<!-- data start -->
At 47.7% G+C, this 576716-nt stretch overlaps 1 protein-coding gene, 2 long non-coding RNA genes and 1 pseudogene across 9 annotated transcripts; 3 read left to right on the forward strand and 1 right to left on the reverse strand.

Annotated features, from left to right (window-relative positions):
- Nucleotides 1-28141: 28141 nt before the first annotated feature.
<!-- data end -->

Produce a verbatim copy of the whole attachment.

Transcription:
At 47.7% G+C, this 576716-nt stretch overlaps 1 protein-coding gene, 2 long non-coding RNA genes and 1 pseudogene across 9 annotated transcripts; 3 read left to right on the forward strand and 1 right to left on the reverse strand.

Annotated features, from left to right (window-relative positions):
- Nucleotides 1-28141: 28141 nt before the first annotated feature.